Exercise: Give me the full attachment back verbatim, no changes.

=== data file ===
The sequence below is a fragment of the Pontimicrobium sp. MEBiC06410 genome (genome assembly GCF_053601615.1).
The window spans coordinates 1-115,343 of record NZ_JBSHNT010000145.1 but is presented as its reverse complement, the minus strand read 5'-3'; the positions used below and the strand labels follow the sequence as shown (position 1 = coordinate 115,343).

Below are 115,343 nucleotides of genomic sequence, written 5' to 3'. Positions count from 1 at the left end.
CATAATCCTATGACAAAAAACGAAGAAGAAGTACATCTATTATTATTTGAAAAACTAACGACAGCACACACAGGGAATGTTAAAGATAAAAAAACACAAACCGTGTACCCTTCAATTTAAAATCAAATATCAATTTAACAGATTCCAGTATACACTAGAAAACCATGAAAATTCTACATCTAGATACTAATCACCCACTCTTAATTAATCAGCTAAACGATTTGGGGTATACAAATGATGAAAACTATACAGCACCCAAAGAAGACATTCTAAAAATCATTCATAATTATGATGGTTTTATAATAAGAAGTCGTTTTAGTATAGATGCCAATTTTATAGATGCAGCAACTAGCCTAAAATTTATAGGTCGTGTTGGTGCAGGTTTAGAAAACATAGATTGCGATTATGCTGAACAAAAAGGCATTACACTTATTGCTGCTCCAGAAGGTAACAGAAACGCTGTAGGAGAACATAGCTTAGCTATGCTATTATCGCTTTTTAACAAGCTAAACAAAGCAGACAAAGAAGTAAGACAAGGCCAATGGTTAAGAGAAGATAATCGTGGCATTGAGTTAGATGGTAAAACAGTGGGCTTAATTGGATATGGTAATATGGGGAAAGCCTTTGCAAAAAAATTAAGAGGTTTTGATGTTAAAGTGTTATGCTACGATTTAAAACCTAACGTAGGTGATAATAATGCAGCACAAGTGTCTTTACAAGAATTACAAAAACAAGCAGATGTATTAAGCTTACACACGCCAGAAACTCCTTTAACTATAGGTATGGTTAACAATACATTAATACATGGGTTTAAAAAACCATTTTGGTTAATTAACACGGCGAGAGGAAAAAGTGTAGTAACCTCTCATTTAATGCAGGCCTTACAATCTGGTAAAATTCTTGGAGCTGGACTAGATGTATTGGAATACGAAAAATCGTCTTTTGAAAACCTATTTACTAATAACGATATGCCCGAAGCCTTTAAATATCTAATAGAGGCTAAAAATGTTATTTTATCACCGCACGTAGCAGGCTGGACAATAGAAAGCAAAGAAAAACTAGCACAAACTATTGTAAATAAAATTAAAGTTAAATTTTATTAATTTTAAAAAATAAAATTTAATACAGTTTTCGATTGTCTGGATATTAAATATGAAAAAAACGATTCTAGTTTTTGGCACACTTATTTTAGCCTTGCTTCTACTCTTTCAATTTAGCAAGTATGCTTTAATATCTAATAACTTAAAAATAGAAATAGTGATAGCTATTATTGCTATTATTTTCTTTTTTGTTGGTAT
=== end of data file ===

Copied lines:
The sequence below is a fragment of the Pontimicrobium sp. MEBiC06410 genome (genome assembly GCF_053601615.1).
The window spans coordinates 1-115,343 of record NZ_JBSHNT010000145.1 but is presented as its reverse complement, the minus strand read 5'-3'; the positions used below and the strand labels follow the sequence as shown (position 1 = coordinate 115,343).

Below are 115,343 nucleotides of genomic sequence, written 5' to 3'. Positions count from 1 at the left end.
CATAATCCTATGACAAAAAACGAAGAAGAAGTACATCTATTATTATTTGAAAAACTAACGACAGCACACACAGGGAATGTTAAAGATAAAAAAACACAAACCGTGTACCCTTCAATTTAAAATCAAATATCAATTTAACAGATTCCAGTATACACTAGAAAACCATGAAAATTCTACATCTAGATACTAATCACCCACTCTTAATTAATCAGCTAAACGATTTGGGGTATACAAATGATGAAAACTATACAGCACCCAAAGAAGACATTCTAAAAATCATTCATAATTATGATGGTTTTATAATAAGAAGTCGTTTTAGTATAGATGCCAATTTTATAGATGCAGCAACTAGCCTAAAATTTATAGGTCGTGTTGGTGCAGGTTTAGAAAACATAGATTGCGATTATGCTGAACAAAAAGGCATTACACTTATTGCTGCTCCAGAAGGTAACAGAAACGCTGTAGGAGAACATAGCTTAGCTATGCTATTATCGCTTTTTAACAAGCTAAACAAAGCAGACAAAGAAGTAAGACAAGGCCAATGGTTAAGAGAAGATAATCGTGGCATTGAGTTAGATGGTAAAACAGTGGGCTTAATTGGATATGGTAATATGGGGAAAGCCTTTGCAAAAAAATTAAGAGGTTTTGATGTTAAAGTGTTATGCTACGATTTAAAACCTAACGTAGGTGATAATAATGCAGCACAAGTGTCTTTACAAGAATTACAAAAACAAGCAGATGTATTAAGCTTACACACGCCAGAAACTCCTTTAACTATAGGTATGGTTAACAATACATTAATACATGGGTTTAAAAAACCATTTTGGTTAATTAACACGGCGAGAGGAAAAAGTGTAGTAACCTCTCATTTAATGCAGGCCTTACAATCTGGTAAAATTCTTGGAGCTGGACTAGATGTATTGGAATACGAAAAATCGTCTTTTGAAAACCTATTTACTAATAACGATATGCCCGAAGCCTTTAAATATCTAATAGAGGCTAAAAATGTTATTTTATCACCGCACGTAGCAGGCTGGACAATAGAAAGCAAAGAAAAACTAGCACAAACTATTGTAAATAAAATTAAAGTTAAATTTTATTAATTTTAAAAAATAAAATTTAATACAGTTTTCGATTGTCTGGATATTAAATATGAAAAAAACGATTCTAGTTTTTGGCACACTTATTTTAGCCTTGCTTCTACTCTTTCAATTTAGCAAGTATGCTTTAATATCTAATAACTTAAAAATAGAAATAGTGATAGCTATTATTGCTATTATTTTCTTTTTTGTTGGTAT